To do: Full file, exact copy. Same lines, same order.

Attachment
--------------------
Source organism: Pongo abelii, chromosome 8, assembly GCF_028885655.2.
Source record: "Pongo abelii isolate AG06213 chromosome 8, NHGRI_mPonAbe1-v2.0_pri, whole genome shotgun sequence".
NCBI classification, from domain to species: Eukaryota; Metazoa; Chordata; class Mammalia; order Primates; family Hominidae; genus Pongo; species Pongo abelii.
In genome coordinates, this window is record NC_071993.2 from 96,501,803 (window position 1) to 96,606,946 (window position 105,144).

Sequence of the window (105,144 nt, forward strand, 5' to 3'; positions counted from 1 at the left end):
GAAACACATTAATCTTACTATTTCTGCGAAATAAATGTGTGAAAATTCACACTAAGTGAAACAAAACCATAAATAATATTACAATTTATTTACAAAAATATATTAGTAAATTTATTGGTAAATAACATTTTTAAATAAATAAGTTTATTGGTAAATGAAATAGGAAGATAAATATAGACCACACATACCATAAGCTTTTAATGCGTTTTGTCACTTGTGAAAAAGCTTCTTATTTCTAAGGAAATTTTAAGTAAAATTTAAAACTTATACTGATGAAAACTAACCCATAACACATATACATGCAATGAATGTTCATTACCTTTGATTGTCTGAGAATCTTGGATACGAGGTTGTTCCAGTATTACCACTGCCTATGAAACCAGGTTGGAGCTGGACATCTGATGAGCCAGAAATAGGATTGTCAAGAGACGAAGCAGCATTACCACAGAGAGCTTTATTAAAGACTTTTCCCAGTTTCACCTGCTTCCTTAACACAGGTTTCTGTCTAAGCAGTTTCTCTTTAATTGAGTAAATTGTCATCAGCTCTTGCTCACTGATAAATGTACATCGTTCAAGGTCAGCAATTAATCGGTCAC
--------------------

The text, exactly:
Source organism: Pongo abelii, chromosome 8, assembly GCF_028885655.2.
Source record: "Pongo abelii isolate AG06213 chromosome 8, NHGRI_mPonAbe1-v2.0_pri, whole genome shotgun sequence".
NCBI classification, from domain to species: Eukaryota; Metazoa; Chordata; class Mammalia; order Primates; family Hominidae; genus Pongo; species Pongo abelii.
In genome coordinates, this window is record NC_071993.2 from 96,501,803 (window position 1) to 96,606,946 (window position 105,144).

Sequence of the window (105,144 nt, forward strand, 5' to 3'; positions counted from 1 at the left end):
GAAACACATTAATCTTACTATTTCTGCGAAATAAATGTGTGAAAATTCACACTAAGTGAAACAAAACCATAAATAATATTACAATTTATTTACAAAAATATATTAGTAAATTTATTGGTAAATAACATTTTTAAATAAATAAGTTTATTGGTAAATGAAATAGGAAGATAAATATAGACCACACATACCATAAGCTTTTAATGCGTTTTGTCACTTGTGAAAAAGCTTCTTATTTCTAAGGAAATTTTAAGTAAAATTTAAAACTTATACTGATGAAAACTAACCCATAACACATATACATGCAATGAATGTTCATTACCTTTGATTGTCTGAGAATCTTGGATACGAGGTTGTTCCAGTATTACCACTGCCTATGAAACCAGGTTGGAGCTGGACATCTGATGAGCCAGAAATAGGATTGTCAAGAGACGAAGCAGCATTACCACAGAGAGCTTTATTAAAGACTTTTCCCAGTTTCACCTGCTTCCTTAACACAGGTTTCTGTCTAAGCAGTTTCTCTTTAATTGAGTAAATTGTCATCAGCTCTTGCTCACTGATAAATGTACATCGTTCAAGGTCAGCAATTAATCGGTCAC